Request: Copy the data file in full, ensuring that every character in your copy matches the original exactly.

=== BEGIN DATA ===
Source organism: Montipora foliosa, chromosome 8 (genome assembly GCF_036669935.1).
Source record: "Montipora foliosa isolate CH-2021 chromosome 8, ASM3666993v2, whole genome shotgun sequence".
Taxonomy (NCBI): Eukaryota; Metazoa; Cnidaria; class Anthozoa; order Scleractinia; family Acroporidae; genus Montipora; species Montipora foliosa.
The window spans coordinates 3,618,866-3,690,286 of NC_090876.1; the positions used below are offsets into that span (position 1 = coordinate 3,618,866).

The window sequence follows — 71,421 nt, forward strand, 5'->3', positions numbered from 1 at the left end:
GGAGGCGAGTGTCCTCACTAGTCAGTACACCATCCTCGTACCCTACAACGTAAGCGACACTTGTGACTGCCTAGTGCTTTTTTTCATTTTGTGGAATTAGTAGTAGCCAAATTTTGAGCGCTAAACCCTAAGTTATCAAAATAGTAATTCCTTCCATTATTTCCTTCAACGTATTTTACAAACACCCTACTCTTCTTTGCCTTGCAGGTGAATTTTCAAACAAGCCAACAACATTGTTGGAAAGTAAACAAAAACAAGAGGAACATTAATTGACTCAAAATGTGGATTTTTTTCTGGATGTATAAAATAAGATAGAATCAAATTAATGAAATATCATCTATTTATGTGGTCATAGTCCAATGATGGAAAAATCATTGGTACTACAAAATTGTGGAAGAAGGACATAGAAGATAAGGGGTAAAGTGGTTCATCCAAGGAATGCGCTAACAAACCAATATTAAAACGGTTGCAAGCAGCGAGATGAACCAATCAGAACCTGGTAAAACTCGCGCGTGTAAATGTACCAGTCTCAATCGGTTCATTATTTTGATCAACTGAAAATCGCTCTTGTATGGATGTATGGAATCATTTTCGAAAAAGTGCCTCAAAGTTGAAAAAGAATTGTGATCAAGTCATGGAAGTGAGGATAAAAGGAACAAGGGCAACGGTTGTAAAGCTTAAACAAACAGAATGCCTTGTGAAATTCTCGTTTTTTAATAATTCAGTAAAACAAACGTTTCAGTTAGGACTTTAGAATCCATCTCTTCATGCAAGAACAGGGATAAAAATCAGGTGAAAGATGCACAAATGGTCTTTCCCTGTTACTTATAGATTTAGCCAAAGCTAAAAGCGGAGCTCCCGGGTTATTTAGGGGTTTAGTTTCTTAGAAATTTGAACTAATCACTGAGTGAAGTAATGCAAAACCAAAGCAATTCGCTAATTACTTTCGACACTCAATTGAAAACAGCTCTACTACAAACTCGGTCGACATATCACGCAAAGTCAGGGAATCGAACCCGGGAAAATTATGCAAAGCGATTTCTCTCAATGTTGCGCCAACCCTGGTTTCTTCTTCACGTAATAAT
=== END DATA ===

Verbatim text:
Source organism: Montipora foliosa, chromosome 8 (genome assembly GCF_036669935.1).
Source record: "Montipora foliosa isolate CH-2021 chromosome 8, ASM3666993v2, whole genome shotgun sequence".
Taxonomy (NCBI): Eukaryota; Metazoa; Cnidaria; class Anthozoa; order Scleractinia; family Acroporidae; genus Montipora; species Montipora foliosa.
The window spans coordinates 3,618,866-3,690,286 of NC_090876.1; the positions used below are offsets into that span (position 1 = coordinate 3,618,866).

The window sequence follows — 71,421 nt, forward strand, 5'->3', positions numbered from 1 at the left end:
GGAGGCGAGTGTCCTCACTAGTCAGTACACCATCCTCGTACCCTACAACGTAAGCGACACTTGTGACTGCCTAGTGCTTTTTTTCATTTTGTGGAATTAGTAGTAGCCAAATTTTGAGCGCTAAACCCTAAGTTATCAAAATAGTAATTCCTTCCATTATTTCCTTCAACGTATTTTACAAACACCCTACTCTTCTTTGCCTTGCAGGTGAATTTTCAAACAAGCCAACAACATTGTTGGAAAGTAAACAAAAACAAGAGGAACATTAATTGACTCAAAATGTGGATTTTTTTCTGGATGTATAAAATAAGATAGAATCAAATTAATGAAATATCATCTATTTATGTGGTCATAGTCCAATGATGGAAAAATCATTGGTACTACAAAATTGTGGAAGAAGGACATAGAAGATAAGGGGTAAAGTGGTTCATCCAAGGAATGCGCTAACAAACCAATATTAAAACGGTTGCAAGCAGCGAGATGAACCAATCAGAACCTGGTAAAACTCGCGCGTGTAAATGTACCAGTCTCAATCGGTTCATTATTTTGATCAACTGAAAATCGCTCTTGTATGGATGTATGGAATCATTTTCGAAAAAGTGCCTCAAAGTTGAAAAAGAATTGTGATCAAGTCATGGAAGTGAGGATAAAAGGAACAAGGGCAACGGTTGTAAAGCTTAAACAAACAGAATGCCTTGTGAAATTCTCGTTTTTTAATAATTCAGTAAAACAAACGTTTCAGTTAGGACTTTAGAATCCATCTCTTCATGCAAGAACAGGGATAAAAATCAGGTGAAAGATGCACAAATGGTCTTTCCCTGTTACTTATAGATTTAGCCAAAGCTAAAAGCGGAGCTCCCGGGTTATTTAGGGGTTTAGTTTCTTAGAAATTTGAACTAATCACTGAGTGAAGTAATGCAAAACCAAAGCAATTCGCTAATTACTTTCGACACTCAATTGAAAACAGCTCTACTACAAACTCGGTCGACATATCACGCAAAGTCAGGGAATCGAACCCGGGAAAATTATGCAAAGCGATTTCTCTCAATGTTGCGCCAACCCTGGTTTCTTCTTCACGTAATAAT